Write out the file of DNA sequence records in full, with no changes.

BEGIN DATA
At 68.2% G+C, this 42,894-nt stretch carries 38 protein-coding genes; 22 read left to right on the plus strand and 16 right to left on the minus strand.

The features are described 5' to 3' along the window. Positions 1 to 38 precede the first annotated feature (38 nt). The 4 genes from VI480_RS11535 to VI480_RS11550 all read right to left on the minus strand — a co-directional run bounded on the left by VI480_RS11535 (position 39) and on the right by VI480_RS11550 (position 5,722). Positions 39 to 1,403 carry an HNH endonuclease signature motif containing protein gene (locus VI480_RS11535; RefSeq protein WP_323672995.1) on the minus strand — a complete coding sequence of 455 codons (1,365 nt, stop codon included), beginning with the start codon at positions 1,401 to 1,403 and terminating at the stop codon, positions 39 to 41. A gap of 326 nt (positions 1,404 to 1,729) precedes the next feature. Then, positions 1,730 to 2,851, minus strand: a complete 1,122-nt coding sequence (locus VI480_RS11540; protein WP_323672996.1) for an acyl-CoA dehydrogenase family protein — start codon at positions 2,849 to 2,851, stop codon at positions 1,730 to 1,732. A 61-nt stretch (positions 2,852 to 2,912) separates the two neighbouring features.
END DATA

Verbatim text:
At 68.2% G+C, this 42,894-nt stretch carries 38 protein-coding genes; 22 read left to right on the plus strand and 16 right to left on the minus strand.

The features are described 5' to 3' along the window. Positions 1 to 38 precede the first annotated feature (38 nt). The 4 genes from VI480_RS11535 to VI480_RS11550 all read right to left on the minus strand — a co-directional run bounded on the left by VI480_RS11535 (position 39) and on the right by VI480_RS11550 (position 5,722). Positions 39 to 1,403 carry an HNH endonuclease signature motif containing protein gene (locus VI480_RS11535; RefSeq protein WP_323672995.1) on the minus strand — a complete coding sequence of 455 codons (1,365 nt, stop codon included), beginning with the start codon at positions 1,401 to 1,403 and terminating at the stop codon, positions 39 to 41. A gap of 326 nt (positions 1,404 to 1,729) precedes the next feature. Then, positions 1,730 to 2,851, minus strand: a complete 1,122-nt coding sequence (locus VI480_RS11540; protein WP_323672996.1) for an acyl-CoA dehydrogenase family protein — start codon at positions 2,849 to 2,851, stop codon at positions 1,730 to 1,732. A 61-nt stretch (positions 2,852 to 2,912) separates the two neighbouring features.